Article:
Your elbow is a hinge joint consisting of three bones. The upper portion of the hinge is at the end of the upper arm bone (humerus), and the lower portion is the top of the two forearm bones (radius and ulna) which are side by side. All three of these bones are in contact with each other. The joint is surrounded and lined by cartilage, muscles, and tendons that provide support and stability, and make it easy for you to move.
It’s your elbow joint that lets you bend, extend, and rotate your arm. Your range of motion is dependent upon the proper articulation of this joint.
In a healthy elbow joint, the surfaces of these bones are very smooth and covered with a tough protective tissue called cartilage. Arthritis causes damage to the bone surfaces and cartilage where the three bones rub together. These damaged surfaces eventually become painful. Ligaments (another type of soft tissue) lie along the sides and back of the elbow, holding the bones of the elbow joint in place. These ligaments work with the muscles that control the bones and the tendons that connect the muscles to the bones so you can bend and straighten your elbow. Fluid-filled sacs (bursae) cushion the area where skin or tendons glide across bone. The elbow also has a lining (synovium) that secretes a clear liquid called synovial fluid. This fluid lubricates the joint, further reducing friction and making movement easier.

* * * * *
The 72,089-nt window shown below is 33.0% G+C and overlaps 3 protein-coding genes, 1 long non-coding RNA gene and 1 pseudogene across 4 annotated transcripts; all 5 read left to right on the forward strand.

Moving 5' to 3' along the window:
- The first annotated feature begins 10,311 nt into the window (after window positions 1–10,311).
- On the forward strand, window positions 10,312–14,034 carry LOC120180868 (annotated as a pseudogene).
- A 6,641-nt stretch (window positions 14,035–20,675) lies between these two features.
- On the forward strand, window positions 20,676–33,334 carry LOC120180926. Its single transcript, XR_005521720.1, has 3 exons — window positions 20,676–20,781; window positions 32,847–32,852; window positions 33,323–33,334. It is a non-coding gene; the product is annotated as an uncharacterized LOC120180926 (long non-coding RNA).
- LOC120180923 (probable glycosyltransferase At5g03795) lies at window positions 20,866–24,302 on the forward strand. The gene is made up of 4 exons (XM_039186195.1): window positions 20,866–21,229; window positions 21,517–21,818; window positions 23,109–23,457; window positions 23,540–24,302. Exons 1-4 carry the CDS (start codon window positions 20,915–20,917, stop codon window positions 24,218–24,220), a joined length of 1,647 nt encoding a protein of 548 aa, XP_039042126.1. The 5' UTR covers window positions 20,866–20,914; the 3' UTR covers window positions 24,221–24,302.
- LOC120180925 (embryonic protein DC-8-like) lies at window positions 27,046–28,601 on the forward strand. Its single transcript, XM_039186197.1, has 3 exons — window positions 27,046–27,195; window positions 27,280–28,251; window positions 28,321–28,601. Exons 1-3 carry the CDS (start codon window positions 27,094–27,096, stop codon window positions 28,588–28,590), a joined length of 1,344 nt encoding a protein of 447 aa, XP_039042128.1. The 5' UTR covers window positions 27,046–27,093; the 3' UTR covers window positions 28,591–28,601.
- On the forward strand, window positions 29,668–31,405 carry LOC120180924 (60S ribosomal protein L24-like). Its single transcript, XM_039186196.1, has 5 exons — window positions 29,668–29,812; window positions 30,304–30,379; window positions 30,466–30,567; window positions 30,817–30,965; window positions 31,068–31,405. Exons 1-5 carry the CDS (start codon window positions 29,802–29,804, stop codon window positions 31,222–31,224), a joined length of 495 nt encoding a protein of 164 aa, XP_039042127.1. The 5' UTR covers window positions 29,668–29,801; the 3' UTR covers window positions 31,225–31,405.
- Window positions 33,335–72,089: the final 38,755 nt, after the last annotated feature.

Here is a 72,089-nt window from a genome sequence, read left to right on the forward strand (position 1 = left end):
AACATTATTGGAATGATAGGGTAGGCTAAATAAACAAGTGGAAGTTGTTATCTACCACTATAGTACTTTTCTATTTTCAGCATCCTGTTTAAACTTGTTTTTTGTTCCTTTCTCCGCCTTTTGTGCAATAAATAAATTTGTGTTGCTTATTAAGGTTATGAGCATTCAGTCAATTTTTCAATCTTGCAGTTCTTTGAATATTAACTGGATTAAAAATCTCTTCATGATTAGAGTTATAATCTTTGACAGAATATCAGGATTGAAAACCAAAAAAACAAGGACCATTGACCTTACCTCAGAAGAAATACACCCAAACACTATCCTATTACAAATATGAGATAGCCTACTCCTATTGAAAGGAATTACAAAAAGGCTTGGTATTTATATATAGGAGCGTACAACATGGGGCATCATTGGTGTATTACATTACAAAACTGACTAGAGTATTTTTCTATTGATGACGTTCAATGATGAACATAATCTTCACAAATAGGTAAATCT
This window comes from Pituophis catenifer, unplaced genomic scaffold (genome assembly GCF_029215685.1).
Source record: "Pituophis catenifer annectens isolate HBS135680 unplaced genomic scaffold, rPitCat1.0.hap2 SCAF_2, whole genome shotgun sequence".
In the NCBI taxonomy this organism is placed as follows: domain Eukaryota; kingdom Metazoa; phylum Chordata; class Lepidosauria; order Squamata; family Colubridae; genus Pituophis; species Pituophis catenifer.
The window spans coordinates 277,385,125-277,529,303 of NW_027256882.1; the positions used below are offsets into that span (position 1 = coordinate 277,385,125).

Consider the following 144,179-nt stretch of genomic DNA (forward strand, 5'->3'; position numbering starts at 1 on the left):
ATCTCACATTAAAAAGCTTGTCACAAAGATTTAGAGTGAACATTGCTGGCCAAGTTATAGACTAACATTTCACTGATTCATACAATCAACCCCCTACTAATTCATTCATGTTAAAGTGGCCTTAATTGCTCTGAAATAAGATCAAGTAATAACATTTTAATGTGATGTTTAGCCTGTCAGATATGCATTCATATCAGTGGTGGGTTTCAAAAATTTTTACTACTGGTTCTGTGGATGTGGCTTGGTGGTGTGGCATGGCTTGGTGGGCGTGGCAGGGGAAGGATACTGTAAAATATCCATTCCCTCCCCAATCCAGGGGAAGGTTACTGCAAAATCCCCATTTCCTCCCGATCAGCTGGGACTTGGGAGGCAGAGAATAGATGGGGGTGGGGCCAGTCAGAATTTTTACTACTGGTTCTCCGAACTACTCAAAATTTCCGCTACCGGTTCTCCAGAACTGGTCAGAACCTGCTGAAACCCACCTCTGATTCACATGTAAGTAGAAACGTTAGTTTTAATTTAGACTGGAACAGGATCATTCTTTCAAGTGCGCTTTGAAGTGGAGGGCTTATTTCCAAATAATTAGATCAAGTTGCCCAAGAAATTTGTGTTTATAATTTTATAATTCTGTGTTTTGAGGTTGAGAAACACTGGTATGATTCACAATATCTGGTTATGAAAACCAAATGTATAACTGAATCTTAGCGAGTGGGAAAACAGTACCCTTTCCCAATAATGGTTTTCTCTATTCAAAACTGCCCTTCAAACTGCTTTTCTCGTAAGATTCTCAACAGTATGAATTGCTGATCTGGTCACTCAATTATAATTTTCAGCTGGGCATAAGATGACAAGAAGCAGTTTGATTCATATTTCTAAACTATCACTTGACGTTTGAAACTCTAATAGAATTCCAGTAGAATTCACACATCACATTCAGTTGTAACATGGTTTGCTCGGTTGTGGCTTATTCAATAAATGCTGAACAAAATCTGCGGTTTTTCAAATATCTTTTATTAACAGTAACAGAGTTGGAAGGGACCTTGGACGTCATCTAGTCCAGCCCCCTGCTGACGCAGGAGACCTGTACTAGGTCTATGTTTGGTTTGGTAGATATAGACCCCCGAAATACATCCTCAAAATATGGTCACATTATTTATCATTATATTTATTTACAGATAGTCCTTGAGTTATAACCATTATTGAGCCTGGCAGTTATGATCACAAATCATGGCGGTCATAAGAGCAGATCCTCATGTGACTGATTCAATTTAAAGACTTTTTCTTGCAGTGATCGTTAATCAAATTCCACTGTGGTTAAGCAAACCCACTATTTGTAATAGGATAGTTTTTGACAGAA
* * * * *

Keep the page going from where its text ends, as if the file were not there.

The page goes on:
As you might expect, there are many different reasons why you could be feeling elbow pain, including injury, infection, and arthritis.
Periodically, traumatic events to the elbow region result in bone fractures and severe dislocation of the joint structures. This typically can result in surgery that attempts to heal bone fragments in their proper orientation. Periodically, this attempt is not completely successful in either addressing damage to the cartilage from the injury or in precisely rebuilding your elbow as it was prior to the injury. As a result, the cartilage in your elbow may see forces differently than before the injury occurred. This can result in premature wear of the cartilage in the area of the injury and is called post-traumatic arthritis.
In rheumatoid arthritis, the synovium (lining of the joint) becomes inflamed. The inflammation causes chemicals to be released that thicken the synovium and damage the cartilage and bone of the affected joint. This inflammation of the synovium causes pain and swelling.
The good news about arthritis in the elbow is that it can be treated. Arthritis is a disease that typically worsens over the years, so it is common for treatment to involve more than one approach and to change over time. For some people, nonsurgical treatments such as lifestyle changes, medications, and physical therapy help alleviate the pain. For others, elbow replacement surgery may be a long-term solution. Together, you and your doctor can determine the best treatment options for you.
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